We study wave propagation in the buffered bistable equation, i.e., the bistable equation where the diffusing species reacts with immobile buffers that restrict its diffusion. Such a model describes wave front propagation in excitable systems where the diffusing species is buffered; in particular, the study of the propagation of waves of increased calcium concentration in a variety of cell types depends directly upon the analysis of such buffered excitability. However, despite the biological importance of these types of equations, there have been almost no analytical studies of their properties. Here, we study the question of whether or not the inclusion of multiple buffers can eliminate propagated waves. First, we prove that a unique (up to translation) traveling wave front exists. Moreover, the wave speed is also unique. Then we prove that this traveling wave front is stable, i.e., that any initial condition which vaguely resembles a traveling wave front (in a way we make precise) evolves to the unique wave front. We thus prove that multiple stationary buffers cannot prevent the existence of a traveling wave front in the buffered bistable equation and may not eliminate stable wave fronts. This suggests (although we do not prove) that the same result is true for more complex and realistic models of calcium wave propagation, a result of direct physiological relevance.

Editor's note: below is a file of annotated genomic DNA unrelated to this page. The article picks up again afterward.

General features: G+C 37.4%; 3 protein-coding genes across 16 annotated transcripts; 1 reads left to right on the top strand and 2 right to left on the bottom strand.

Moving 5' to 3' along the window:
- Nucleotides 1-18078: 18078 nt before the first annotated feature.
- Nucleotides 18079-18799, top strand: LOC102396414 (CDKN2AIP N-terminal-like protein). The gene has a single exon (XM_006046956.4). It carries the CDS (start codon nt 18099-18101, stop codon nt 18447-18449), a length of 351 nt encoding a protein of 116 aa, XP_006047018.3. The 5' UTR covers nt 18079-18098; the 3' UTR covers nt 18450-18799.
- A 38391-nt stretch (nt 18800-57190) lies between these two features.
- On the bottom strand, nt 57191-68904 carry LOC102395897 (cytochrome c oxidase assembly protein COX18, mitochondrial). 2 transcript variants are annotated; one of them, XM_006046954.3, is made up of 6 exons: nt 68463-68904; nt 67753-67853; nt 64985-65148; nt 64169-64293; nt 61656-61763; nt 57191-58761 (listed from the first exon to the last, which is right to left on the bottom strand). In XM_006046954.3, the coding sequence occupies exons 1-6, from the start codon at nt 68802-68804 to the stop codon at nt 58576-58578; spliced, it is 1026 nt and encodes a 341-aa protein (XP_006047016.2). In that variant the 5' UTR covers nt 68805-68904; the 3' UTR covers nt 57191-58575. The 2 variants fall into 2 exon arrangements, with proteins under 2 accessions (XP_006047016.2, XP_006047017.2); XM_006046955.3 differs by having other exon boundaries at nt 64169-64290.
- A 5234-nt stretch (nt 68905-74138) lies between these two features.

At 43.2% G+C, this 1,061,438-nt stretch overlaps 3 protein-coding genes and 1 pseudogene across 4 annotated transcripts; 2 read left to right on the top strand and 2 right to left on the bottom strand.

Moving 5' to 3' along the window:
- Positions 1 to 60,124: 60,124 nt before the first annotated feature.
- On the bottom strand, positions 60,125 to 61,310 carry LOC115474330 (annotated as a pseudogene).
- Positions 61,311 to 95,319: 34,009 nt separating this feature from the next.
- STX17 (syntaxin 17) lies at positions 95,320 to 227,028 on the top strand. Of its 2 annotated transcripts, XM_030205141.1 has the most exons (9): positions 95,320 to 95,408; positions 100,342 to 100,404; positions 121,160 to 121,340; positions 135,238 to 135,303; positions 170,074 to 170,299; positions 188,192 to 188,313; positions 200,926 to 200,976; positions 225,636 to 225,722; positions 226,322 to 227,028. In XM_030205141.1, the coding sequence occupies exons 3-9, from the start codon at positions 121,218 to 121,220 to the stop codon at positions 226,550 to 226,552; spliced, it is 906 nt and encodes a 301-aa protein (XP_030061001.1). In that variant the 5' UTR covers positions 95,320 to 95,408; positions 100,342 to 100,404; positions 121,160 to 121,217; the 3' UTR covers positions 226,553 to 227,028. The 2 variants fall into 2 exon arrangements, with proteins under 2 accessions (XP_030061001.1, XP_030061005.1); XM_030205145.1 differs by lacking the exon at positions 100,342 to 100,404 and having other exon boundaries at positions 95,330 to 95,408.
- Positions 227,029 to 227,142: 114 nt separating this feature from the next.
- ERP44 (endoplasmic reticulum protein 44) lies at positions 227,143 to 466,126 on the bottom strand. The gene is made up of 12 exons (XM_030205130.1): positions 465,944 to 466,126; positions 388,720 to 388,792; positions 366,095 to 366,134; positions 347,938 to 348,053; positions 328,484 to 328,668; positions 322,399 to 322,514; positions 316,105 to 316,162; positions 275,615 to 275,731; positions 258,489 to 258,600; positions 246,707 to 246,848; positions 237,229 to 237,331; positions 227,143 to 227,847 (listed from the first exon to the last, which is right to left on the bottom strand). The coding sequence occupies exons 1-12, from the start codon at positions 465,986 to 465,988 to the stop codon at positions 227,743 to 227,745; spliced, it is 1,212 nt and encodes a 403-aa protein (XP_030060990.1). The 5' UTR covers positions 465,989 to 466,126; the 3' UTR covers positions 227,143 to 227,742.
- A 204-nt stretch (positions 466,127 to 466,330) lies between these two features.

ASJC Scopus subject areas